When she allowed her emotion to show during her resignation speech, Theresa May finally did something good for women

This isn’t about forgiveness. And it isn’t about a woman ‘finally cracking up’, either

Harriet Hall
Friday 24 May 2019 18:01 BST
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Theresa May's full speech as she announces her resignation

In the moment when Theresa May allowed her emotion to show while signing off her resignation announcement this morning, she did more for women than she has over her entire political career.

Hearing her voice crack when she said running the country she loves has been “the honour of my life”, it was difficult not to feel sad about the fact that another woman’s time at the helm of the country was over – not to mention the fact that her tumultuous time in office will inevitably be used against other women in politics in the future.

Before you accuse me of sympathy: no, I don’t feel sorry for Theresa May. She cried only for herself – not for Grenfell or Windrush or the homeless, not for the domestic violence shelters which were closed down on her watch, the Northern Irish women who suffered because of the DUP’s draconian stance on abortion, or the immigrant women detained in Yarl’s Wood – and it will take decades to turn back the clock on that dismal record, no matter how hard she tries to push the “second-ever female PM” line.

But that moment at the conclusion of her resignation speech was like watching a woman shake off the patriarchal shackles she’s been chained with for more than two years, and finally exhaling. It was poignant, and perhaps even relatable, for all women to see the prime minister show – not through coughing fits, embarrassing Mamma Mia! dance routines or by reminiscing about running through fields of wheat – that she’s just another human being, and it hasn’t been easy.

Emotion has been weaponised against women since time immemorial, especially in the political sphere. Our wombs make us irrational, we’ve been told; our hormones make us weak. Remember when Nobel Prize-winning scientist Sir Tim Hunt said women shouldn’t be allowed to work in laboratories because, “when you criticise them, they cry”? And it makes no difference whether we actually cry or whether we merely assert ourselves: studies have shown that men who react to situations with anger are celebrated, and women who do the same are penalised.

For women to cry, historically, is for women to prove misogyny right, to prove that we cannot hack it – we are too vulnerable. But to subscribe to this “do as the boys do” model of lean-in feminism damages men just as much as women. It says that toxic masculinity is the norm, and demands that emotionality and rationality are seen as mutually exclusive states, rather than often complementary.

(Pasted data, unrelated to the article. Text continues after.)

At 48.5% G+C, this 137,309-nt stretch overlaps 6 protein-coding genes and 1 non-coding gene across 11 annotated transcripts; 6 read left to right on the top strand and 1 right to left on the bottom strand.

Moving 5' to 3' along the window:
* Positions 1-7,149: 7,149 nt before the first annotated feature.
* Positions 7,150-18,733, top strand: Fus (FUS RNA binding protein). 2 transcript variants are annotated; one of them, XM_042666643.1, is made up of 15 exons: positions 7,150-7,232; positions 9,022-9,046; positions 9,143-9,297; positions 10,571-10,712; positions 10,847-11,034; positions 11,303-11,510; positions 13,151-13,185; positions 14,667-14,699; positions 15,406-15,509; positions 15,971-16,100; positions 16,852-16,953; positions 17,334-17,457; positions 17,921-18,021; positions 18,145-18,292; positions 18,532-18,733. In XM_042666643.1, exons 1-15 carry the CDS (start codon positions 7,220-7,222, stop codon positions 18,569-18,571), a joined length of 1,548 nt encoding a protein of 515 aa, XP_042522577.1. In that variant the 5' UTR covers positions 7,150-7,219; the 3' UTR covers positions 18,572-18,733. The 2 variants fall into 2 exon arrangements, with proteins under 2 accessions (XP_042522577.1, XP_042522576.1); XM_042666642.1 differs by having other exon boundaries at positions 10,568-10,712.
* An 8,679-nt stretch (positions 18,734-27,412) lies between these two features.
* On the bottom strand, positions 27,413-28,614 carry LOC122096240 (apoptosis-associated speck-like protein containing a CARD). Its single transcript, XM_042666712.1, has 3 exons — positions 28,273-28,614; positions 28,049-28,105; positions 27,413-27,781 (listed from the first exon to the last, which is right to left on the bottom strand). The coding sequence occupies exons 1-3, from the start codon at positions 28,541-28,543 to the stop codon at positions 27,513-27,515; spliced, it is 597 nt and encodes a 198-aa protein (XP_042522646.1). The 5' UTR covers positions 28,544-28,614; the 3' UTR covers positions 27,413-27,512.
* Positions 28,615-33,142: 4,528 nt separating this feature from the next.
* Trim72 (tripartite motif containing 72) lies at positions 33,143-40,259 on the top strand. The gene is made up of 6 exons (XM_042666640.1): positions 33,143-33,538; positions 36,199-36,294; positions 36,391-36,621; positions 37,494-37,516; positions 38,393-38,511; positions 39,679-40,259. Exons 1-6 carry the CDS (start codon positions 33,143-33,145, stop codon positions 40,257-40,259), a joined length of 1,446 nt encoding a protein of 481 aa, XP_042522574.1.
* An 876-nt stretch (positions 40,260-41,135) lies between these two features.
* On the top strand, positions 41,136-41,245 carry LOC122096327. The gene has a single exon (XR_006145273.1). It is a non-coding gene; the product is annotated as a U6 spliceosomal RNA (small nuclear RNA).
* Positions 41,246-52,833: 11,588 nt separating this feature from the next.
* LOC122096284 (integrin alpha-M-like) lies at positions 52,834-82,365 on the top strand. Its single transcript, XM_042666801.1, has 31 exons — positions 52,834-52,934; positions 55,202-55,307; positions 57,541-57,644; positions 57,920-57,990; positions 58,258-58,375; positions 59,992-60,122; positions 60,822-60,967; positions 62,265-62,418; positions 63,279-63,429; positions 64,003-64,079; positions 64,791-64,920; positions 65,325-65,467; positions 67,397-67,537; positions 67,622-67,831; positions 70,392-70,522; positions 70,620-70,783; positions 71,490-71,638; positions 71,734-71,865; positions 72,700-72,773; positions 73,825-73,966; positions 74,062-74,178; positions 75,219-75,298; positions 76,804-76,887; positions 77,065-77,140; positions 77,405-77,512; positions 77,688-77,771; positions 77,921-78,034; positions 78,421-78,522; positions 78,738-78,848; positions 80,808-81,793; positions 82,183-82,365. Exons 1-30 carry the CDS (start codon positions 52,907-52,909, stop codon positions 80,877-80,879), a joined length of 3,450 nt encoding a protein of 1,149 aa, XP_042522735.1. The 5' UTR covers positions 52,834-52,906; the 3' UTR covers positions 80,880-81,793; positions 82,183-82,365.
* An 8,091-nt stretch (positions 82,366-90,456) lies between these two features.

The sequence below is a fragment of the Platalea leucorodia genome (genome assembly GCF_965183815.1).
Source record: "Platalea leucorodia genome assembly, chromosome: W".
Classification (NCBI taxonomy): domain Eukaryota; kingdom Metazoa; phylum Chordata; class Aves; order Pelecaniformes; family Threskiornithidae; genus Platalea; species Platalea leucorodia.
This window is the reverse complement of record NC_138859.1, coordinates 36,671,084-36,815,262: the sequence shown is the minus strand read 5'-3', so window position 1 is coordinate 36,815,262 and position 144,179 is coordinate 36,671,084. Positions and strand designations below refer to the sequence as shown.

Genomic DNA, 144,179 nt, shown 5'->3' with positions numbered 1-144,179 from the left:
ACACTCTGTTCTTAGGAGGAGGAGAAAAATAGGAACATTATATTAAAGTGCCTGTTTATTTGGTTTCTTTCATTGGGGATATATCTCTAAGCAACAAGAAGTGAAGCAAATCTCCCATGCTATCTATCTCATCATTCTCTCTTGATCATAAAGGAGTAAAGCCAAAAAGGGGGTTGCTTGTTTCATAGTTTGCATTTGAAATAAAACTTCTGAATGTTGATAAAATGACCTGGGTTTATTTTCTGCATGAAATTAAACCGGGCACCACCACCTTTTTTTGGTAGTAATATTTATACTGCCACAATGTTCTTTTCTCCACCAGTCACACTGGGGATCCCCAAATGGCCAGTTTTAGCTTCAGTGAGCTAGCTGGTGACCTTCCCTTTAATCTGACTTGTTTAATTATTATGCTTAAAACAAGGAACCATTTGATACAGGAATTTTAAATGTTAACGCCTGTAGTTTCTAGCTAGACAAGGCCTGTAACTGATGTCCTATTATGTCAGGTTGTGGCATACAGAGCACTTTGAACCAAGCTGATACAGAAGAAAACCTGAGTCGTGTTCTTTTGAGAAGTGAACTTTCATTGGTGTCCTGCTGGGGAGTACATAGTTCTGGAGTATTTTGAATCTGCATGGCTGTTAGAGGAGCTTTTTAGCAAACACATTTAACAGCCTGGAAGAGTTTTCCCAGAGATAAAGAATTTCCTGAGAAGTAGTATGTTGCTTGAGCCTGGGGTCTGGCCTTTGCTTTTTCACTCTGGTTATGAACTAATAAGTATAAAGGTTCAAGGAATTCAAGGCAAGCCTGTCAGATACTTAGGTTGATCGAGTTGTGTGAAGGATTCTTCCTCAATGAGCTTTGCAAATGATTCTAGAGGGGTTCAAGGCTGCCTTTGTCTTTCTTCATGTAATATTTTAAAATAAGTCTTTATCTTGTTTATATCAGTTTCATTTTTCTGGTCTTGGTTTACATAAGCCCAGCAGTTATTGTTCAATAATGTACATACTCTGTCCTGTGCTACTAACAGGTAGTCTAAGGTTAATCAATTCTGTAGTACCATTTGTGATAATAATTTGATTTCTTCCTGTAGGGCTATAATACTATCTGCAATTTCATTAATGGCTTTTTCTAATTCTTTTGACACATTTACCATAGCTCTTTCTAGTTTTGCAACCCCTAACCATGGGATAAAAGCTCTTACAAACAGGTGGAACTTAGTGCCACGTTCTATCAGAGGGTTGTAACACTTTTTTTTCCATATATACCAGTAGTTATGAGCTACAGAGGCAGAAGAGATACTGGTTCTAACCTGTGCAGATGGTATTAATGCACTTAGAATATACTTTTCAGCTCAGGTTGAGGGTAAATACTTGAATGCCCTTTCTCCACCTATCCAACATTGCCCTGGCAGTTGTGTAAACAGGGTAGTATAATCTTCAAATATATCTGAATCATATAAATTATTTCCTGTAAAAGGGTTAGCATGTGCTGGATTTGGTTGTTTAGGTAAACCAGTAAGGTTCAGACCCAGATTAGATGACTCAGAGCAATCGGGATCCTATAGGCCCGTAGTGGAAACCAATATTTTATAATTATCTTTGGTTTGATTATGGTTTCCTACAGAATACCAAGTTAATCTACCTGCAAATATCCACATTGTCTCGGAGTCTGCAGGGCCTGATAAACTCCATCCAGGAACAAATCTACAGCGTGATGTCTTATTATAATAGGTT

Nowadays men are often celebrated for crying or talking about their emotions (which, for the record, I support) but May has been torn apart for it. She’s been ridiculed across the internet for those final moments, when she finally lost her composure because – let’s face it – she really, actually cared.

Of course May isn’t the first politician to show emotion (Barack Obama, Gordon Brown, David Cameron, and even Margaret Thatcher all had their moments), but these tears felt much more genuine than the politically convenient crocodile tears adopted in an opportune moment. She was done fighting, her defence mechanisms abandoned; she had nothing more to give. The only thing she had left to give the country was a poignant, impassioned acknowledgement that she had, ultimately, failed in an office she held in extremely high esteem.

Paparazzi have swarmed to capture a shot of May looking sad, “feeling the strain”, but this wasn’t a moment caught off-guard in the back of a car. May allowed us to see this. She allowed us to dwell on it as a cynical Conservative leadership with Boris Johnson as the frontrunner cranks into gear.

Let’s rewind back to the final moments of May’s predecessor. Leaving the country completely in the lurch following a referendum conducted for party political interests, David Cameron lit the match and walked away. The hollowness of his words were exposed when a microphone left on gave us a glimpse into his mindset as he sung himself a jaunty tune while sauntering cocksure back into 10 Downing Street.

May has faced vitriol like only a woman in her position could: the price and style of her clothes dissected, her legs compared with the first minister of Scotland’s, her moments of steadfast resolve recharacterised as “robotic”. She has undoubtedly suffered gender discrimination, whether or not she has acted as a feminist herself (again: she hasn’t.) But this isn’t about forgiveness. It’s acknowledging that people hate strong women – people within her own party made no secret of their dislike for “the Maybot” – and they love to see them break. May took control of that narrative and, instead of allowing crowing pundits to say she’d “proved her femaleness” or “finally cracked”, proved she still had some integrity.

May had a normal human reaction to a moment she’s spent desperately (and often stubbornly) trying to avoid – and she made no attempt to repress it. I might not agree with her politics, but at least she was steadfast. Will we be able to say the same for the person waiting next in line?

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